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A self-hating archaeologist?

As I was thinking through possible charities to name in my response to question 5 in the previous post, I considered mentioning some archaeological/historical heritage cause, like the Smithsonian or the Dayton Natural History Society (where I worked this summer). Certainly I value those things a lot, and I'm grateful that the Oneida Nation and the Wallace Foundation have invested part of their resources in the archaeology programs that I've been part of. And as I wrote earlier, people often underestimate the importance of heritage. Yet on the other hand, I am often distressed by the overimportance that people involved with heritage place on their own work -- things like the inflated claims about the scientific value of human remains. In the end, it was too hard to put excavating an 800-year-old village above, say, feeding starving people.

Yet I didn't list something like Oxfam or even my local soup kitchen. The two examples I chose are, like archaeology, things that hit a personal note for me -- Mr. Holland's Opus because of the importance of music to my school career, and the ACLU because of my interest in politics and in particular in first amendment issues. Perhaps the difference here is that both of those groups are doing something for the oppressed, either kids in underfunded schools or people unjustly deprived of rights. It's hard to see archaeologists as being particularly oppressed (indeed, we take plenty of flak for being oppressors).

Ultimately, I think needs can't be met in strict order of importance. Archaeological material won't just sit there waiting until we end poverty -- it will be gone, damaged by either nature or humans. So while we should certainly emphasize the most urgent needs, we have to work at least a little on everything. This greatly complicates the question, because instead of simply determining which cause is the most important, we must determine which cause is proportionally most underfunded. I wonder how well I could trust my own interests -- now or as cultivated by greater study of the world -- to serve as a guide to that, since an objective empirical assessment would consume far too much time and resources (time and resources that could be dedicated to a better cause, even if their distribution is not optimal).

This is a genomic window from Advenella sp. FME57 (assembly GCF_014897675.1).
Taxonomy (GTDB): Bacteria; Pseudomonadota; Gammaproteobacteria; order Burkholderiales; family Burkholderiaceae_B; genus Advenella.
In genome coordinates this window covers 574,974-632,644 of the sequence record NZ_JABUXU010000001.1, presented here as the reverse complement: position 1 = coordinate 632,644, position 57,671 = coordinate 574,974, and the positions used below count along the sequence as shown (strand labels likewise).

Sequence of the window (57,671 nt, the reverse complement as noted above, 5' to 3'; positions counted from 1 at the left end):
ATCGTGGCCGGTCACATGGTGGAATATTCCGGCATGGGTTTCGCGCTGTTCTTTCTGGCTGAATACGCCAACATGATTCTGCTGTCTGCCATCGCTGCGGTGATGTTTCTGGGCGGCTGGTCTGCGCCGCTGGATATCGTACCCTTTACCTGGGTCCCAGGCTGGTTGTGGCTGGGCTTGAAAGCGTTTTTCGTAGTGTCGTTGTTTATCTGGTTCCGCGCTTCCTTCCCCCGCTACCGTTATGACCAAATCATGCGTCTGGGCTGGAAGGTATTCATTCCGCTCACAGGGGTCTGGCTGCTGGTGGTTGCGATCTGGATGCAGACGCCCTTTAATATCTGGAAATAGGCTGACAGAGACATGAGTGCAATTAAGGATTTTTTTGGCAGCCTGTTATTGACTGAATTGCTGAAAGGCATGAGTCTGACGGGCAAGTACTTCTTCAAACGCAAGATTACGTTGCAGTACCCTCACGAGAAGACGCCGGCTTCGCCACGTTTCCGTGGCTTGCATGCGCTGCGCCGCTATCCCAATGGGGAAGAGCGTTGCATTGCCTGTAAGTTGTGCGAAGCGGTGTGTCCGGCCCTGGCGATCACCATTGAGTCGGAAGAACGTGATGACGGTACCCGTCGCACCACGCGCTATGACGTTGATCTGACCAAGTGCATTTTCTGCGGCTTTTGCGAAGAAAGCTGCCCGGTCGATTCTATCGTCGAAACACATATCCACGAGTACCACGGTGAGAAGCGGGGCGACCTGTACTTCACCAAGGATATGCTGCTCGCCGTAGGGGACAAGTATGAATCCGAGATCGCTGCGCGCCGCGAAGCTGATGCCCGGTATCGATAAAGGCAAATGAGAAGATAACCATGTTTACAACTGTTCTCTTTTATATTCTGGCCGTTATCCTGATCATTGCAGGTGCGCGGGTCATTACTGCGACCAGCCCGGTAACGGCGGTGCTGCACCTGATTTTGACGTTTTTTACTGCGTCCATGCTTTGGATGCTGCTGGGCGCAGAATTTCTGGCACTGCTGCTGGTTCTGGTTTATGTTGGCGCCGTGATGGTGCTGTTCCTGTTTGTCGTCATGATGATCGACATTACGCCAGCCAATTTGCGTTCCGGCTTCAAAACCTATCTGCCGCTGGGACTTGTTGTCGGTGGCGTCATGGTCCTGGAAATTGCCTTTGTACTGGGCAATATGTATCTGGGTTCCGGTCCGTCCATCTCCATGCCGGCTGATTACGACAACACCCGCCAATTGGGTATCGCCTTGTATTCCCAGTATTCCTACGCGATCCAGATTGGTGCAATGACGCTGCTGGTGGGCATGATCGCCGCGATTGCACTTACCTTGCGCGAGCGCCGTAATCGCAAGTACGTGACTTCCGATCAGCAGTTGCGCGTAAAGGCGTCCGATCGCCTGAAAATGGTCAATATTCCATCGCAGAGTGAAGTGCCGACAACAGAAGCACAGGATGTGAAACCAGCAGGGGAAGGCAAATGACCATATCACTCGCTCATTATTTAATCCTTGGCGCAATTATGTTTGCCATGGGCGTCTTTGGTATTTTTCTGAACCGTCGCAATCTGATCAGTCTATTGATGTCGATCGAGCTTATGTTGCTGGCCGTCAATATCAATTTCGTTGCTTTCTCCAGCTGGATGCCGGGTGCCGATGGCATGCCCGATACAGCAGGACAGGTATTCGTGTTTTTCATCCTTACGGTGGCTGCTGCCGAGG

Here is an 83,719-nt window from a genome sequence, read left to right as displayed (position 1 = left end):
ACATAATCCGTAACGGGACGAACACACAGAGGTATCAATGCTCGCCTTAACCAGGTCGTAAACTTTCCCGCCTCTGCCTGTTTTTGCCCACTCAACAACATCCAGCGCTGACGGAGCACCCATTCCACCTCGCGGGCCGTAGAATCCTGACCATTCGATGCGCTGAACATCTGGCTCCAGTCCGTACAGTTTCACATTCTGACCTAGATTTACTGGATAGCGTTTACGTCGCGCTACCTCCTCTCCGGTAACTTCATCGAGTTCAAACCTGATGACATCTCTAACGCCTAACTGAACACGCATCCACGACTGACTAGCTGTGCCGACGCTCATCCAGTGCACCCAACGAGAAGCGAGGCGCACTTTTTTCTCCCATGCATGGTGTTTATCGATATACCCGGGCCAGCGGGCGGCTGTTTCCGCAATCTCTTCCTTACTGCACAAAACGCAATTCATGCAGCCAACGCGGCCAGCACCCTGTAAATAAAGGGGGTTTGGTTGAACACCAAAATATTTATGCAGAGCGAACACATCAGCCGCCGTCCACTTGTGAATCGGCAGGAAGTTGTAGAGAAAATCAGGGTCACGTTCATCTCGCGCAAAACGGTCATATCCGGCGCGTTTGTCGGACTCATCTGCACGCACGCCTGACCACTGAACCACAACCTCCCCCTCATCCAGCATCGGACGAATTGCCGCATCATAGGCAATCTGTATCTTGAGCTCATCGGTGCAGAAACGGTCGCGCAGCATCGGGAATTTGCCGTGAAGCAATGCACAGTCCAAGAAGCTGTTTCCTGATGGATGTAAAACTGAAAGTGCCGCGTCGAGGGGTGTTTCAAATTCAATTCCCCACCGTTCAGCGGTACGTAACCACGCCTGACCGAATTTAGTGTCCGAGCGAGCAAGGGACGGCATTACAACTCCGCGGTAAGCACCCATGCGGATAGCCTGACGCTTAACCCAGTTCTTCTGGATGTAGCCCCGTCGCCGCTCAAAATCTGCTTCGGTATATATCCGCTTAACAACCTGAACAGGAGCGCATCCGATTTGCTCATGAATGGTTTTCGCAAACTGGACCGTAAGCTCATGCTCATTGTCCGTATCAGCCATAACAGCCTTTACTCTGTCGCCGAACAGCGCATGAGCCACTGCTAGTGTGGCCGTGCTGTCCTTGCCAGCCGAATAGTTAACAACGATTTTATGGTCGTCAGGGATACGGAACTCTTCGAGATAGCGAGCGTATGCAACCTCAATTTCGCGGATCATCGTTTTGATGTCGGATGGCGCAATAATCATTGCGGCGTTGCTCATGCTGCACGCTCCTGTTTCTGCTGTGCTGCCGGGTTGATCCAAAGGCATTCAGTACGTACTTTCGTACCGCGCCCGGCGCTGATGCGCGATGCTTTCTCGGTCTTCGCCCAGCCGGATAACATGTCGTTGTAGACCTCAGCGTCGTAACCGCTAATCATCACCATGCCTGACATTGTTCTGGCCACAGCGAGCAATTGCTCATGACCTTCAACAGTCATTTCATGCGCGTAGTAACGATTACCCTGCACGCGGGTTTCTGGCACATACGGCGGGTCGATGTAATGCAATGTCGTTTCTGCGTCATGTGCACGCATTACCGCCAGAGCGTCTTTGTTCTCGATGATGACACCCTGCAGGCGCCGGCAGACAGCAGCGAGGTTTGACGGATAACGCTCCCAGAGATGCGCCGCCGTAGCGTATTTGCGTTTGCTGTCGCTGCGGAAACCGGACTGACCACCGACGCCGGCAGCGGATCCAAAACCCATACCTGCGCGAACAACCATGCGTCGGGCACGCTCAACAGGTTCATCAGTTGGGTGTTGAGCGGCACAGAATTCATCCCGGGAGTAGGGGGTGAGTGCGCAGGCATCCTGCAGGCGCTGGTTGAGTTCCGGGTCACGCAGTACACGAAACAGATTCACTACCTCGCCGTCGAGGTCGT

Of course, this all assumes I'm making a fixed level of charitable donation, and need only decide the distribution equation. That works fine in the example at hand, since Dave Pollard hypothetically gave me a million dollars to spend. But it's trickier in the real world, where the nature of the cause can alter whether I think I can afford to give. For better or worse, it would be much easier for me to turn down a donation request from, say, the school soccer team than from the marching band, even though the latter is probably not a much more deserving cause from an objective point of view.


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